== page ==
Concerned for the status of his son, Stuart spent the summer of 1826 in consultation with lawyers to obtain the papal dispensation necessary for a mixed marriage, but this plan was scuppered by de Posse’s reappearance early in 1827. An annulment was then sought on the ground that de Posse’s marriage had never been consummated, and Stuart was obliged to pay him £5,000 to undergo a medical examination to establish his impotence. The dissolution was declared in Sweden, 3 Apr., and confirmed in Rome, 17 Sept. 1828, when a dispensation was finally granted. The couple’s problems did not end there, however, as the Buonaparte family pushed for another marriage ceremony, apparently without success, and both families exerted pressure on the opposite party to change religion.3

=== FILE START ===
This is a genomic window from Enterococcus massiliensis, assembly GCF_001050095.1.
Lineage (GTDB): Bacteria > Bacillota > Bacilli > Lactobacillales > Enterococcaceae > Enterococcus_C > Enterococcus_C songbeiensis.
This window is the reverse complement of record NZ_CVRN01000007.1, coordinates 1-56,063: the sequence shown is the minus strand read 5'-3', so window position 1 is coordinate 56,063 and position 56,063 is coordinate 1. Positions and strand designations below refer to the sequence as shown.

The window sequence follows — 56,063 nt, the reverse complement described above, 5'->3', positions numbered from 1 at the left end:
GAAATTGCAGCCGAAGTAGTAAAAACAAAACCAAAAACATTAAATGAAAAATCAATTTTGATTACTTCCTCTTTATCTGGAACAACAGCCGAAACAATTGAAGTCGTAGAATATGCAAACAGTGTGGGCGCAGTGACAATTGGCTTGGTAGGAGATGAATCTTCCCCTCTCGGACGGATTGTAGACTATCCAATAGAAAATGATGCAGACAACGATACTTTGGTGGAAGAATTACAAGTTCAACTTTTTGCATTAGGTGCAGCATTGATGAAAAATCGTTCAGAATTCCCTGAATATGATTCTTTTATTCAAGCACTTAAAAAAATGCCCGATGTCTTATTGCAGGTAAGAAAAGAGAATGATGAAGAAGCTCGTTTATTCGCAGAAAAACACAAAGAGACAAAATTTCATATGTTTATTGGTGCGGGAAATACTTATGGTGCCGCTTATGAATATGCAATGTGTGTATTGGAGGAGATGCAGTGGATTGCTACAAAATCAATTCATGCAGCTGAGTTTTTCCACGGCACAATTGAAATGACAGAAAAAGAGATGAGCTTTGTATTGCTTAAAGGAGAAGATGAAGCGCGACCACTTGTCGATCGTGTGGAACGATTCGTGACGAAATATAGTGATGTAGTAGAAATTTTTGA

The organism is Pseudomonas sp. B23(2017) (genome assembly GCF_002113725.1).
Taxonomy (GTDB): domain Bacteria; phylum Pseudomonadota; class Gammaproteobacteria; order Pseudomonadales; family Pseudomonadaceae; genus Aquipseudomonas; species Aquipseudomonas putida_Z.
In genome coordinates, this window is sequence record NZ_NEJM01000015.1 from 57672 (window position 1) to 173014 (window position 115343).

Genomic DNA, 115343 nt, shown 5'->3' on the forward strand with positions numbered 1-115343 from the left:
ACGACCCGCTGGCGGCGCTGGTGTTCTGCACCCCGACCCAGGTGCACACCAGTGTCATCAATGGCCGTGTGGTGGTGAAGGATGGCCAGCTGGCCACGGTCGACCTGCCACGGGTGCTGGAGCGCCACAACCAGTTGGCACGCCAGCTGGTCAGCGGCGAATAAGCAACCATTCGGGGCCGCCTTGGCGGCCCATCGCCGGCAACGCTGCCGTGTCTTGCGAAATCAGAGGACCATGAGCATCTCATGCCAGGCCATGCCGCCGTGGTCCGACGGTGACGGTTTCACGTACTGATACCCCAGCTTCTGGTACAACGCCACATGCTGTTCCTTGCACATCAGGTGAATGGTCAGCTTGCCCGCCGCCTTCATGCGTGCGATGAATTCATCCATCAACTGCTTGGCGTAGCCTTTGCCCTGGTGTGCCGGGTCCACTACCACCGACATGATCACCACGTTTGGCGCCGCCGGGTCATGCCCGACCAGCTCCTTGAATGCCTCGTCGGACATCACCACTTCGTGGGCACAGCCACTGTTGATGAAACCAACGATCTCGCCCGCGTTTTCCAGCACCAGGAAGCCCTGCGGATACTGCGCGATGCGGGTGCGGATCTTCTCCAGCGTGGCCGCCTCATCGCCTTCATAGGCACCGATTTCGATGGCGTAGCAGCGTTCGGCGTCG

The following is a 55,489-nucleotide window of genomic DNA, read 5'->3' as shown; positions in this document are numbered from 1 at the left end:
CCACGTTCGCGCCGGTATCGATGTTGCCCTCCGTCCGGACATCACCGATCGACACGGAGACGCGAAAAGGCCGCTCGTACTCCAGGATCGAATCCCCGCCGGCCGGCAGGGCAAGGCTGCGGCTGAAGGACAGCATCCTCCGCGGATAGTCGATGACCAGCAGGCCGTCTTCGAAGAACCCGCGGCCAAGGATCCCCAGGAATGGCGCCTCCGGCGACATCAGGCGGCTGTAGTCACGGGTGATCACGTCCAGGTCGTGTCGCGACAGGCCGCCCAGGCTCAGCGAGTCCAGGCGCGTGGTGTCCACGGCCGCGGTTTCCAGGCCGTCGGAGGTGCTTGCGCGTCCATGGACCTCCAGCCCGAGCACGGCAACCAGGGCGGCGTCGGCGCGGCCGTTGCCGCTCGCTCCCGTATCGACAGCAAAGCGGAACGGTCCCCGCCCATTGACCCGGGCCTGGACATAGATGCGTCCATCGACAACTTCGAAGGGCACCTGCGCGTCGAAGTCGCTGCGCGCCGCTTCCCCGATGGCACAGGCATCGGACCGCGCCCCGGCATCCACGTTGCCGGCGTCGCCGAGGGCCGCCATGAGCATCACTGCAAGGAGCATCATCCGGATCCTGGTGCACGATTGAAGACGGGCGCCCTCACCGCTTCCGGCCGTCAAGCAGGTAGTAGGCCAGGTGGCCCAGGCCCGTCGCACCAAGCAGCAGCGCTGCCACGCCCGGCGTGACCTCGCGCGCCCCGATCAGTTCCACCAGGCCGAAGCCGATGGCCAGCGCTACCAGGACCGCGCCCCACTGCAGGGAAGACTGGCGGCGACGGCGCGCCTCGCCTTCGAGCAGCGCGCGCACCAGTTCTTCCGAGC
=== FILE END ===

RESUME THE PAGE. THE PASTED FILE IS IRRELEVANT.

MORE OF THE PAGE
Lady Bute, who seems to have warmed to her daughter-in-law, was ambitious for her ‘dearest Pea’ (her nickname for Stuart) to pursue an active parliamentary career, and in August 1829 she quoted the veteran Whig George Tierney* as having ‘spoken of you almost with tears in his eyes. He said you must come down to the House of Commons amongst them’. Her hopes were realized in 1830 when he was returned unopposed for Arundel at the general election, ostensibly independently of the Whig patron, the duke of Norfolk. Lady Bute advised him to be ‘collected and cautious, and not allow any private feeling or family feeling [to] ... carry him beyond himself’.4 The duke of Wellington’s ministry listed Stuart as one of the ‘doubtful doubtfuls’, and he voted against them in the crucial civil list division, 15 Nov. 1830. His former tutor Mortlock attended a dinner on his behalf at Arundel shortly afterwards and reported that ‘everybody seems pleased with your vote’.5 In his maiden speech, 7 Mar. 1831, he supported the Grey ministry’s reform bill, denying that it would negate the ‘just influence of property’ and maintaining rather that it would oblige proprietors to ‘live more in the country and attend more to the wants and wishes of the people, thus cementing together the different classes of society’. He approved the enfranchisement of the middle class, ‘which in all communities is the most virtuous, but which in England is the pride and flower of the country’, but thought the total exclusion of other classes ‘rather hard’. Despite the possible loss of his seat at Arundel, which was to be partially disfranchised, he thanked ministers for bringing forward a measure which he did ‘not consider to be revolutionary’ and which he was ‘convinced can perpetuate to us the blessings of the glorious revolution’. Lord Holland congratulated him on his ‘good debut’ and his mother praised his ‘manly speech, so fine in content and imaginary usage, without flourish’.6 He divided for the bill’s second reading, 22 Mar., and against Gascoyne’s wrecking amendment, 19 Apr. 1831. At the ensuing general election it was feared that the intervention of another reformer might cost Stuart his seat, but in the end he faced only a late, weak challenge, and though hampered by an attack of measles he was easily returned.7